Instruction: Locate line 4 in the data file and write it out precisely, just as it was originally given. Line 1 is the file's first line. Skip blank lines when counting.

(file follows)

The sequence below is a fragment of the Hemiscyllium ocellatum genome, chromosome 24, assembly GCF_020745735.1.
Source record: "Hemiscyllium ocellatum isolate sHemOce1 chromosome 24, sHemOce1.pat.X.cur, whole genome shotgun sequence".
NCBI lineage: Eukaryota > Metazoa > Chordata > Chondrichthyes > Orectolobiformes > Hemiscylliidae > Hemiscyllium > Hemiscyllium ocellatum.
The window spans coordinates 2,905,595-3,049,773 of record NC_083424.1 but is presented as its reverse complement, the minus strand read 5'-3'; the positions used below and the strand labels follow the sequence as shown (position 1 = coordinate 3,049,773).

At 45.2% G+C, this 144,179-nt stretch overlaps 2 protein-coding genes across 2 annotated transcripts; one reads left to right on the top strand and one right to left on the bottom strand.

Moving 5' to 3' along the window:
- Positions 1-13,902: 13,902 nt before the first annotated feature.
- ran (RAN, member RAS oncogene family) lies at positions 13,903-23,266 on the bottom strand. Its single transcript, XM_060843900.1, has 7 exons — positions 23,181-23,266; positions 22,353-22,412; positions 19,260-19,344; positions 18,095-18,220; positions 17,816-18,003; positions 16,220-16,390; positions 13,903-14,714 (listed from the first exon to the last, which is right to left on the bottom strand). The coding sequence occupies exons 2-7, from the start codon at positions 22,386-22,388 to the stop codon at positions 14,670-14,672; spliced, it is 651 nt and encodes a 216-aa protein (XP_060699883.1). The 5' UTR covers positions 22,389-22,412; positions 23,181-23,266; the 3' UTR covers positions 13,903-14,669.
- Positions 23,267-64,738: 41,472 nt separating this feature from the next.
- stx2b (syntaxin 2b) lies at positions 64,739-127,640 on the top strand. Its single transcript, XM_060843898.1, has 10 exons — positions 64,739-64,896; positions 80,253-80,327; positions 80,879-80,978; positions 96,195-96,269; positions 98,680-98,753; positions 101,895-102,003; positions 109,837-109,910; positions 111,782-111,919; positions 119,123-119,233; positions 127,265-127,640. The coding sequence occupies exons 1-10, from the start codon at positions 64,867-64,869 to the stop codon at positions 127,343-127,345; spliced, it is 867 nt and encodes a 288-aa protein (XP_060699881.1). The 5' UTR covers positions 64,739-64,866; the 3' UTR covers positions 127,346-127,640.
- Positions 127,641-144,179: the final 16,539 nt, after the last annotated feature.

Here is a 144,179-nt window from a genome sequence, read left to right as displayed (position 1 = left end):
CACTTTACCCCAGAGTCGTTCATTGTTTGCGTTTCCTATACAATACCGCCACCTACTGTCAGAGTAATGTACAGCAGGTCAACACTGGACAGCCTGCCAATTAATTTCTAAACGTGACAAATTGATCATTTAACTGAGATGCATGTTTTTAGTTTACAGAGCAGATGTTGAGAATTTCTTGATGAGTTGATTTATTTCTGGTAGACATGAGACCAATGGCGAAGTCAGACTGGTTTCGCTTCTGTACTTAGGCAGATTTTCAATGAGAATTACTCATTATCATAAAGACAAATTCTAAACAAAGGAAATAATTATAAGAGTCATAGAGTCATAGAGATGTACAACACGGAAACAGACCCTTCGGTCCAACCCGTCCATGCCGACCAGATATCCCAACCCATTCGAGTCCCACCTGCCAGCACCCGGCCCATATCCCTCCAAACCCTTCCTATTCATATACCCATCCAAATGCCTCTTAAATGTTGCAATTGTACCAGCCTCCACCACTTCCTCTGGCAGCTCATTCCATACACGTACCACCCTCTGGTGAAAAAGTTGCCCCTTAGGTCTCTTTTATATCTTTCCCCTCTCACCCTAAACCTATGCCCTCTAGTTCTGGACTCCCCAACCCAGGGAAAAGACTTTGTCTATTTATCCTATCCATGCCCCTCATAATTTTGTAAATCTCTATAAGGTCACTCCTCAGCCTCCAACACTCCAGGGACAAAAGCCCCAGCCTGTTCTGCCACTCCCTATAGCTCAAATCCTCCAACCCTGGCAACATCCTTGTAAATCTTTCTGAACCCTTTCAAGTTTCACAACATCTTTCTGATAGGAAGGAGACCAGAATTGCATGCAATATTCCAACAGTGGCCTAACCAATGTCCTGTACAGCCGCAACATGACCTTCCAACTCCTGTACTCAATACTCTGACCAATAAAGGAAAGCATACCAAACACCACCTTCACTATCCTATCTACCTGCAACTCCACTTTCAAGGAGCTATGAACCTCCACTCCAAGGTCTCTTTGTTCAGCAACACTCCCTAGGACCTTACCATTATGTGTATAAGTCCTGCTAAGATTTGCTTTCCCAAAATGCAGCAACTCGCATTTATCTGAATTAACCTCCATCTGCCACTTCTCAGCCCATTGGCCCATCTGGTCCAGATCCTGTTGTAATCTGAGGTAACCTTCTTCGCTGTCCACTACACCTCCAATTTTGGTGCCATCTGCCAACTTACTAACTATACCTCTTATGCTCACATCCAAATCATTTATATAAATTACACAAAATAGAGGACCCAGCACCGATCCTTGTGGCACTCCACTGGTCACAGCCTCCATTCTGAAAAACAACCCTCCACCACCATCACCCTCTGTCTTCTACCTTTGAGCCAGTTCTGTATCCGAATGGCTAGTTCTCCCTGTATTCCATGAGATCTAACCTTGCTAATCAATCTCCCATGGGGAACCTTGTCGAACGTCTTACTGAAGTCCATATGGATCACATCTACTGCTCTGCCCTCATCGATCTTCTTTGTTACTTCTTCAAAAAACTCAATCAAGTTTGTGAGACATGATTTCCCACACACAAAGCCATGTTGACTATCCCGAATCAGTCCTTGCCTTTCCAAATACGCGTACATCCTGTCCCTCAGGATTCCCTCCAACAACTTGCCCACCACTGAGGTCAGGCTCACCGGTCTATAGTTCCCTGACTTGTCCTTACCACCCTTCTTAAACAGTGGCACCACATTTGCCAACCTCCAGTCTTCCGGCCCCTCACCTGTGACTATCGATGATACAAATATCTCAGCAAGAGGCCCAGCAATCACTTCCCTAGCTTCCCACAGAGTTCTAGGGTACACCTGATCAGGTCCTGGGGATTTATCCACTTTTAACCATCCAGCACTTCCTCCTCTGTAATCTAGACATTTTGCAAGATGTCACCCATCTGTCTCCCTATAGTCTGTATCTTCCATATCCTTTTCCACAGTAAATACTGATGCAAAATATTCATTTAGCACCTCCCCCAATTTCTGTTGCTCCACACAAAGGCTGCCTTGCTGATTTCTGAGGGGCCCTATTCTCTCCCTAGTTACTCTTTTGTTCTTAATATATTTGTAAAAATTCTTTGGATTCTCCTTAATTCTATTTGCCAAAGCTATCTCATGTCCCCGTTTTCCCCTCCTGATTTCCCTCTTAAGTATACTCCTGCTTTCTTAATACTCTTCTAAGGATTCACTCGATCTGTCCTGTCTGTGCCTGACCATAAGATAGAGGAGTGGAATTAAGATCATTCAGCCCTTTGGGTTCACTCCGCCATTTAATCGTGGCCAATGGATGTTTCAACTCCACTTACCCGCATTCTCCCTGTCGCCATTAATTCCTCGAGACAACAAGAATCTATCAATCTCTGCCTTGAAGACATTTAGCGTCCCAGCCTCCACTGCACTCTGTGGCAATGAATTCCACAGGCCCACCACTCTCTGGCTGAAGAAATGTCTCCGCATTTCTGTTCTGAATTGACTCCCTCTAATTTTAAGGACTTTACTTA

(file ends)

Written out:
The window spans coordinates 2,905,595-3,049,773 of record NC_083424.1 but is presented as its reverse complement, the minus strand read 5'-3'; the positions used below and the strand labels follow the sequence as shown (position 1 = coordinate 3,049,773).